Last year, the Women’s Legal Education and Action Fund (LEAF) made a submission to the House of Commons Standing Committee on Justice and Human Rights (the « Committee ») in support of s. 12 of Bill C-13, An Act to amend the Criminal Code, the Canada Evidence Act, the Competition Act and the Mutual Legal Assistance in Criminal Matters Act (« Bill C-13 »). We encouraged the government to have the hate propaganda protections in the Criminal Code mirror the protected groups under s. 15(1) of the Canadian Charter of Rights and Freedoms. (LEAF made no submission on and took no position on the rest of Bill C-13.)
Bill C-13 – now S.C. 2014, c. 31 – came into force March 10, and with it, finally there is protection from hate speech for many groups who have been excluded from the hate propaganda provisions of the Criminal Code since they were first put in place in 1970. LEAF welcomes the inclusion of protections on the grounds of sex, age, national origin and mental and physical disability in the Criminal Code as an important and overdue measure.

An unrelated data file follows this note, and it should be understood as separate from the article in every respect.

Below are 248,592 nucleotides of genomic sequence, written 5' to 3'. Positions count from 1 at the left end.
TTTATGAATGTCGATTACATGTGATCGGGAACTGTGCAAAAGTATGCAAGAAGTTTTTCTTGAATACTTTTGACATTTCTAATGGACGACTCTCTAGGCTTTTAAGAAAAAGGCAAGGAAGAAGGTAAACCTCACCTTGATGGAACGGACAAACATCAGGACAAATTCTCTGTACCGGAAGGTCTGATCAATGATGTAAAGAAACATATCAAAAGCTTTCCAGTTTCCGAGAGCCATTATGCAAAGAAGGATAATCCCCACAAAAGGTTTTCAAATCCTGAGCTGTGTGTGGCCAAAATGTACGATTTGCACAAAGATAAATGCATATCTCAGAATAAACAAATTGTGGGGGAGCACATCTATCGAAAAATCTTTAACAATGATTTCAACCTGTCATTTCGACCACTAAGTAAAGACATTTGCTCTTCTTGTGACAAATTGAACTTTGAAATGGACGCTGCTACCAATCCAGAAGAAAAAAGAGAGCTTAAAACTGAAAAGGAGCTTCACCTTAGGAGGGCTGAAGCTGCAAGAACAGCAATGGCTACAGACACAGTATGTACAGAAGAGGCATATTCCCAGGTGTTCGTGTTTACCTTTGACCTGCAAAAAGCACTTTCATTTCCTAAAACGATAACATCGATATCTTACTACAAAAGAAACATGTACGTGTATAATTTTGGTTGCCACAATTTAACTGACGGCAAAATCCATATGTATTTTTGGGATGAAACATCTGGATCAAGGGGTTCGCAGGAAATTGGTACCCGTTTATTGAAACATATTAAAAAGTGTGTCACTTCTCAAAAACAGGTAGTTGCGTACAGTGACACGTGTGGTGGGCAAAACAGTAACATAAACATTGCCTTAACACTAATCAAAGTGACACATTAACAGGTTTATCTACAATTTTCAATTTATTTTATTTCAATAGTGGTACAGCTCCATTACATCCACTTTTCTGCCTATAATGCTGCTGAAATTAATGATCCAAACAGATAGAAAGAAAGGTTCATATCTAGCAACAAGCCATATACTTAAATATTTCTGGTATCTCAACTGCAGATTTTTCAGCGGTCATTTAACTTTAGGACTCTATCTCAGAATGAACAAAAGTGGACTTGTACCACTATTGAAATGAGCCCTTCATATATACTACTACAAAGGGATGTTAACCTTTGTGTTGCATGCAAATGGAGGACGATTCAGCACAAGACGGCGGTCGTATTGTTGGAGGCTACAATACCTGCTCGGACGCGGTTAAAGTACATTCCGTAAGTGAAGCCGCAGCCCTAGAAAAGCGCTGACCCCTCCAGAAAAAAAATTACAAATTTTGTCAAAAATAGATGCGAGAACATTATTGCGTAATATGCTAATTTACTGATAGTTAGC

Nonetheless, LEAF submits that all groups protected under human rights legislation should be in the Criminal Code list of identifiable groups protected against hate propaganda. LEAF notes with disappointment that Bill C-13 did not correct the absence of “gender identity” in this list, an omission that is compounded by the failure to pass Bill C-279 to date. All groups who have been recognized by human rights commissions across the country as vulnerable to discrimination warrant protection from hate propaganda.
To read more about LEAF’s submission to the House of Commons Standing Committee on Justice and Human Rights review of Bill C-13, please click here.